Former MEGADETH Guitarist MARTY FRIEDMAN Named Japan Heritage Ambassador

Former MEGADETH Guitarist MARTY FRIEDMAN Named Japan Heritage Ambassador

Former MEGADETH guitarist Marty Friedman is one of seven people who were named Japan Heritage ambassadors to spur visits to regional cities ahead of the 2020 Tokyo Olympics and Paralympics.

The ambassadors will promote history, culture and sites in regions registered by the agency as Japan Heritage through blogging and TV appearances.

The newly appointed ambassadors also include J-pop singer Kyary Pamyu Pamyu and kabuki actor Nakamura Tokizo.

A photo of Friedman at today's (Friday, November 4) press conference in Tokyo — where his ambassadorship was announced — can be seen below.

In July 1999, Friedman was onstage performing at Woodstock '99 in front of a sea of fans as the lead guitarist for MEGADETH. Since joining the band in 1990, Marty played a crucial role in their rise to stardom with his unorthodox style of virtuoso guitar playing, selling millions of records worldwide, and being nominated for multiple Grammy Awards. Just six months after Woodstock, in an unexpected move that shocked his friends, family, and especially his bandmates, despite platinum albums and sold-out tours, for reasons unknown, he suddenly quit the band and walked away from it all. Unbeknownst to his U.S. fans, Marty moved to Tokyo to pursue his love of Japanese pop music, and in the process, reinvented himself as a wildly successful Japanese TV celebrity! Marty has appeared on 700-plus television programs, commercials and motion pictures since then, and become was dubbed "the Ryan Seacrest of Japan" by Billboard magazine in the USA.

Friedman in 2014 spoke to Wondering Sound about his decision to leave MEGADETH in order to make the kind of music that he was passionate about: Japanese pop music, or J-Pop, which Friedman calls "embarrassingly happy."

"I found myself touring with MEGADETH, and in my hotel room I'd be blasting this Japanese music all the time. What's wrong with this picture?" he said.

As his interest in J-pop grew, Friedman started enjoying MEGADETH less. "I thought I was doing myself a disservice just playing the same old stuff and not really enjoying it," he told Wondering Sound. "Making money from fans who want to see you play when you're not into it didn't really sit right with me."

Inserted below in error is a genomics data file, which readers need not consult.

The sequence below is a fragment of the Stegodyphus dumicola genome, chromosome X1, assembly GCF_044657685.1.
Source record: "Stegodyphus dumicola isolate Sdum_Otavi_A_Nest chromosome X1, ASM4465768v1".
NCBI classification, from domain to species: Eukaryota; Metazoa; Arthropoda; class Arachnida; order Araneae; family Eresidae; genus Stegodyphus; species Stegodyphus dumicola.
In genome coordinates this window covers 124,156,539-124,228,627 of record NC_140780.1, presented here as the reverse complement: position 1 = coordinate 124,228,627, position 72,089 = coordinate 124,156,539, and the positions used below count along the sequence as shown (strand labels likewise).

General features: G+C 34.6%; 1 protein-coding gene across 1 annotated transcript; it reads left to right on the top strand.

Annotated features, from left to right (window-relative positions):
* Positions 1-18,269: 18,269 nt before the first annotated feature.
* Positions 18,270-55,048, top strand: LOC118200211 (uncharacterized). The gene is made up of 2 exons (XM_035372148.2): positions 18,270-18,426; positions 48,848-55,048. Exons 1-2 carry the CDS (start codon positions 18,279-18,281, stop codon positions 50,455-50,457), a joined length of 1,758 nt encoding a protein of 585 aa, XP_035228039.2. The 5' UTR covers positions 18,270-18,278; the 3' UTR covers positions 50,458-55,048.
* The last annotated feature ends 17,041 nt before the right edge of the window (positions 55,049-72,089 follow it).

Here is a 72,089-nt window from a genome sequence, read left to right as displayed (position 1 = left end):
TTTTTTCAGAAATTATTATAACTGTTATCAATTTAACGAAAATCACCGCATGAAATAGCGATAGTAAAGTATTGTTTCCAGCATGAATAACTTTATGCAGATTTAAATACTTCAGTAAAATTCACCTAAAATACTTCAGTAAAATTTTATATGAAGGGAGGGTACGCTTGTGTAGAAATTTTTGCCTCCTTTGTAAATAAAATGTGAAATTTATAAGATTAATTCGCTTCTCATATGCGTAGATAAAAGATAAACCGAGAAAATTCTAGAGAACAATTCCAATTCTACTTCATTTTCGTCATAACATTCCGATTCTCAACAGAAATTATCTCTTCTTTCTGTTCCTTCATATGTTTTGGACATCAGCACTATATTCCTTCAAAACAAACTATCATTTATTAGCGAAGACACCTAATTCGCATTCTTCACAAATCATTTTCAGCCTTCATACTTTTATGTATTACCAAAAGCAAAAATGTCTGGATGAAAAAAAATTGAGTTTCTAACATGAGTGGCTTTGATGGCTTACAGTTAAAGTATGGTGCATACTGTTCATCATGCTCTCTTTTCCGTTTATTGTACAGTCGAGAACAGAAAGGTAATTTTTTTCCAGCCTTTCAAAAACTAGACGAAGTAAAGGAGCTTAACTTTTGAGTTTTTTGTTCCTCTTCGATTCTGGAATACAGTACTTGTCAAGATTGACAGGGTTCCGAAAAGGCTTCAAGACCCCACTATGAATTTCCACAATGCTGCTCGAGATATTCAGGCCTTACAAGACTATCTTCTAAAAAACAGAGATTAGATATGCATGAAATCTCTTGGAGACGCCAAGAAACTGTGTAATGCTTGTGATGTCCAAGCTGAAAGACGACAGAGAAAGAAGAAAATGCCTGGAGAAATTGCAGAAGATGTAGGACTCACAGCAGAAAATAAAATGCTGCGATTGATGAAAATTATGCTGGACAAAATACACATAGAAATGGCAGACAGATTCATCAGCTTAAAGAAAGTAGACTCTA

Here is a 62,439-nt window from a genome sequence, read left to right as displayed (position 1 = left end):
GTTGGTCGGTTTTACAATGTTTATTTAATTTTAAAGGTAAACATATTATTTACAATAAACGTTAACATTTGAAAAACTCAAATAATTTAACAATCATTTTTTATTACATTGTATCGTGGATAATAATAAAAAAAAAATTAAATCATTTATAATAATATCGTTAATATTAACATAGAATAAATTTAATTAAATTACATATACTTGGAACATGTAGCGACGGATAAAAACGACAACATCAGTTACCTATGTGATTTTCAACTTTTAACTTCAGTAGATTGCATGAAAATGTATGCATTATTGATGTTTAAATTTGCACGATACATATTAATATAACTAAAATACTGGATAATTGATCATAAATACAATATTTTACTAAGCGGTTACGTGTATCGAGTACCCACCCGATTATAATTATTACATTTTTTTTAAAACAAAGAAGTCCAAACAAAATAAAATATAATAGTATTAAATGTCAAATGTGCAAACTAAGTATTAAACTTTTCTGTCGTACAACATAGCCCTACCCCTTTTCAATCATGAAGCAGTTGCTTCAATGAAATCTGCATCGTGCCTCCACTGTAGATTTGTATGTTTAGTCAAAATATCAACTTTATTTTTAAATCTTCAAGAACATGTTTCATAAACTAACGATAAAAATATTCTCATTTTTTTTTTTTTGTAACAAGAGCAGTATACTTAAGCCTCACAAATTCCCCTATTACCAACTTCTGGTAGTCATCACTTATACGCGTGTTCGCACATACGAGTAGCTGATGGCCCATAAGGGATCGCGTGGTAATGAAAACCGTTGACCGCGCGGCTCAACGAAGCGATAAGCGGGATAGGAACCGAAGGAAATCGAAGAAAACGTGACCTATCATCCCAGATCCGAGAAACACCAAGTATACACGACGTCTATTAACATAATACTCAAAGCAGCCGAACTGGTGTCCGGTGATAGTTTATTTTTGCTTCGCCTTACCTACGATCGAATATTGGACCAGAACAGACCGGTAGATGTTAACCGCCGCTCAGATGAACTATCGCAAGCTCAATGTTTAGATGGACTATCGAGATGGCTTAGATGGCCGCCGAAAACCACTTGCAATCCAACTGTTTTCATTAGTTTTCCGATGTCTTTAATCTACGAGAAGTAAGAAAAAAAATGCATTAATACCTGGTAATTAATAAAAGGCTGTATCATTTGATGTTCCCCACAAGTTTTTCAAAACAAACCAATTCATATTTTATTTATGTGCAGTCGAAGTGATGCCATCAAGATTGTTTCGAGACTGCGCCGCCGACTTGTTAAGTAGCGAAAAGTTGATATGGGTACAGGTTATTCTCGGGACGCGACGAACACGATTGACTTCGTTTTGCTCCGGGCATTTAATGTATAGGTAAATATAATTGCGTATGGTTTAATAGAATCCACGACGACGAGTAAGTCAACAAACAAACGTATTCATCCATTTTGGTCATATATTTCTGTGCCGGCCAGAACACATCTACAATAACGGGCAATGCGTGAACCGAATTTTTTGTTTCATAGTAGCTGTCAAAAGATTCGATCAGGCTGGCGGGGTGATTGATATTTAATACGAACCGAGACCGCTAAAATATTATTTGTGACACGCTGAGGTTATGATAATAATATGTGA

According to Marty, he simply outgrew metal, explaining that MEGADETH's music began to bore him, and he singled out the band's popular ballad "A Tout Le Monde" as an example.

"The melody's like duh duh duh duh, duh duh duh duh. It's kind of the same thing over and over again," he told NPR in a separate interview. "I'd go play the show at night with MEGADETH. And I'd be like, you know, what what I'm listening to is just so much more exciting than what I'm playing as my gig."

Friedman told his MEGADETH bandmates that he would leave the group at the conclusion of a 16-month-long tour, but "only stayed three more months." He explained to Wondering Sound: "It was just too much. I'm the kind of guy who can't fake it that well. It wasn't very nice, but I just couldn't go on anymore."

Focusing on the J-Pop genre, Friedman noted that going for the opposite of metal was the whole point.

"There's not a whole lot of happy music going on," he told NPR. "Especially in the heavy metal world, where everybody's just trying to out-lame each other, you know, with darkness and monsters and crap like that."

Marty's latest solo album, "Inferno", sold around 2,100 copies in the United States in its first week of release to debut at position No. 186 on The Billboard 200 chart. The CD was released on May 26, 2014 via Prosthetic Records (except in Japan, where the album was made available through Universal Music).

Today, I was inaugurated by the Japanese Government Agency of Cultural Affairs as an Ambassador of Japan Heritage. I`m...

Posted by Marty Friedman on Friday, November 4, 2016

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